Last week, I showed how the US has fallen far behind its peers in terms of negotiating bilateral investment treaties (BITs) in Sub-Saharan Africa. These agreements encourage investment by providing foreign investors with core protections against political risk and uncertain business environments. While BIT coverage rates are shockingly low in Africa, it isn’t the only region that has received the cold shoulder. US BITs are largely absent in South Asia and East Asia as well. This highlights the clear need for the Obama Administration to boost its investment promotion efforts across multiple developing regions during its final three years. As Canada has shown, a lot can be accomplished in three short years.
Here’s a bit of history on US BITs. After the Berlin Wall fell, the HW Bush and Clinton administrations rapidly negotiated a legion of investment treaties with former Soviet Union and satellite states. These agreements were closely linked with broader economic liberalization efforts, and a strategic US push into the region. By President Clinton’s second term, the US had signed 20 BITs with these countries (although the agreements with Belarus, Russia, and Uzbekistan were never ratified). The US pursued a similar strategy in the Middle East & North Africa along with Latin America during the 1990s, which was followed by a burst of free trade agreements (which cover investment) under the George W. Bush administration. There are still a few gaps in country coverage, such as Brazil, Venezuela, Algeria, Iraq, and Lebanon. However, previous US administrations were very successful at negotiating investment promotion treaties in these three regions.
Number of US Investment Agreements Signed by Administration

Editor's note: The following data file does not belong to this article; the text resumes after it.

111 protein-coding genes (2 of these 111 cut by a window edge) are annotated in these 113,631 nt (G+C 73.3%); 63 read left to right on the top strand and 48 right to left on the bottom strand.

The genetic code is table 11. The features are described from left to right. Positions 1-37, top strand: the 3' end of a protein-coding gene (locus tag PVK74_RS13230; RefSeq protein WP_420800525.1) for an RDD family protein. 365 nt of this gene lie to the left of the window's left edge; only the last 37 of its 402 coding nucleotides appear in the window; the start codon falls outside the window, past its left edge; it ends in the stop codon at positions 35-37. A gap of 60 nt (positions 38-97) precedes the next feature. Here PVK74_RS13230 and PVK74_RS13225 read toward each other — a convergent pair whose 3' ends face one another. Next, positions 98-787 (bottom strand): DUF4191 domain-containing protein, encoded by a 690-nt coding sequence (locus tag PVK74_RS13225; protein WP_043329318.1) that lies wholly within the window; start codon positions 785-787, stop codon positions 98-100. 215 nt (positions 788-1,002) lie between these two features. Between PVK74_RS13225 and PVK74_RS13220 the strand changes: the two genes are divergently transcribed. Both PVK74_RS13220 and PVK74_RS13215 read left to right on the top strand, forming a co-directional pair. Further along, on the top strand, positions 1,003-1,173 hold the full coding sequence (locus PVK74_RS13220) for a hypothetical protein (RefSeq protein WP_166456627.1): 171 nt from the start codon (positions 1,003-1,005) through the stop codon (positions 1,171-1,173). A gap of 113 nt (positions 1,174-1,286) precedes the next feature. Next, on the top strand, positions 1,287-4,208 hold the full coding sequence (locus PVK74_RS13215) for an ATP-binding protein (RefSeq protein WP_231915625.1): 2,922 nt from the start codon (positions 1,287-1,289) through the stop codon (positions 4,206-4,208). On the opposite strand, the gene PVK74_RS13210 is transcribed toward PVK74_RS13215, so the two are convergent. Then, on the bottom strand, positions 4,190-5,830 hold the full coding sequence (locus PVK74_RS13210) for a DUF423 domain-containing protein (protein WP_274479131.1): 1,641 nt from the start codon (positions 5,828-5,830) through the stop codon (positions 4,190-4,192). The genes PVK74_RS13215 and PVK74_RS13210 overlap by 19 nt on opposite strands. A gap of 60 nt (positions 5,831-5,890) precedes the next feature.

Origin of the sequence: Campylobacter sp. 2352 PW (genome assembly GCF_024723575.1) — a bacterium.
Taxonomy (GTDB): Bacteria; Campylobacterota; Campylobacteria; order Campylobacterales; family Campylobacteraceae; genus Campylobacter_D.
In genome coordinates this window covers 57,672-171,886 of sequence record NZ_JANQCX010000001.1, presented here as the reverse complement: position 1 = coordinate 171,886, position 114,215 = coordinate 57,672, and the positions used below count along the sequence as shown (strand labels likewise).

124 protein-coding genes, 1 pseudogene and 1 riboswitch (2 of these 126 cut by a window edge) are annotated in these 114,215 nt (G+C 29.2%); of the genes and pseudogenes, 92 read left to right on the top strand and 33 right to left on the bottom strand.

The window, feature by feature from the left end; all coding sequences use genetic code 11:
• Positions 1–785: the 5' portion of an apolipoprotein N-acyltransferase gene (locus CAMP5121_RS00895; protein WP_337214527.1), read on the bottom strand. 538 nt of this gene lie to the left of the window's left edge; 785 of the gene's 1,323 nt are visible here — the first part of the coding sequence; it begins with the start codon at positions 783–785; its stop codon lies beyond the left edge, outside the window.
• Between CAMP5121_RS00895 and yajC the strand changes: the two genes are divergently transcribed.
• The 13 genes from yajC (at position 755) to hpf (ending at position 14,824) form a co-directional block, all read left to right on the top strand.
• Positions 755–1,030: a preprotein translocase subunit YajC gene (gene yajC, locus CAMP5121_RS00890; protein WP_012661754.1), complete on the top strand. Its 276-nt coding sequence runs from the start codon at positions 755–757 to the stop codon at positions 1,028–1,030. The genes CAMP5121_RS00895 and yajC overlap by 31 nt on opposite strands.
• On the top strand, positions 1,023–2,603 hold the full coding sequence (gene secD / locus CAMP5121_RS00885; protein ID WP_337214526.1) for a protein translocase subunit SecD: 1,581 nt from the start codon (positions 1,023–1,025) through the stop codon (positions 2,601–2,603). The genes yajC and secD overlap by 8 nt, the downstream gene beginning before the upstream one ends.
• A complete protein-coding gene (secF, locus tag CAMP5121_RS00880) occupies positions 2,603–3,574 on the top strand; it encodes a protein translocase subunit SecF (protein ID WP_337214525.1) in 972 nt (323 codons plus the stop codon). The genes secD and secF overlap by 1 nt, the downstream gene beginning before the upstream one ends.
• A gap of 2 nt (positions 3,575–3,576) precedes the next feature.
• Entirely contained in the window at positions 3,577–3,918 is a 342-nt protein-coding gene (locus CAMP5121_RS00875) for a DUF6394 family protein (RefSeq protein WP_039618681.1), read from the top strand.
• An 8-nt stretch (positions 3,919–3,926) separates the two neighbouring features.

Source: USTR, UNCTAD, and author’s calculations
The picture is starkly different in the rest of the world. Today, the US has only 2 investment treaties with South Asian nations (Bangladesh and Sri Lanka) covering roughly 8 percent of regional GDP. In East Asia, the US has three agreements (Korea, Mongolia, and Singapore), which cover about 12 percent of regional GDP. Granted, the regional GDP coverage rates are largely driven by the absence of BITs with China and India. But, there are many other major Asian economies without a US investment agreement, such as Indonesia, Malaysia, Pakistan, Philippines, Thailand, and Vietnam. If the Trans-Pacific Partnership negotiations are ultimately successful, then US BIT coverage would extend to Malaysia and Vietnam.
US BIT Coverage Rates, by Developing Region
Source: UNCTAD, IMF, and author’s calculations
All of this suggests that its time for a big Obama administration push on promoting investment. While it should be a key development policy pillar, it has barely even received lip service to date. However, with three years left, there should be plenty of time to change that.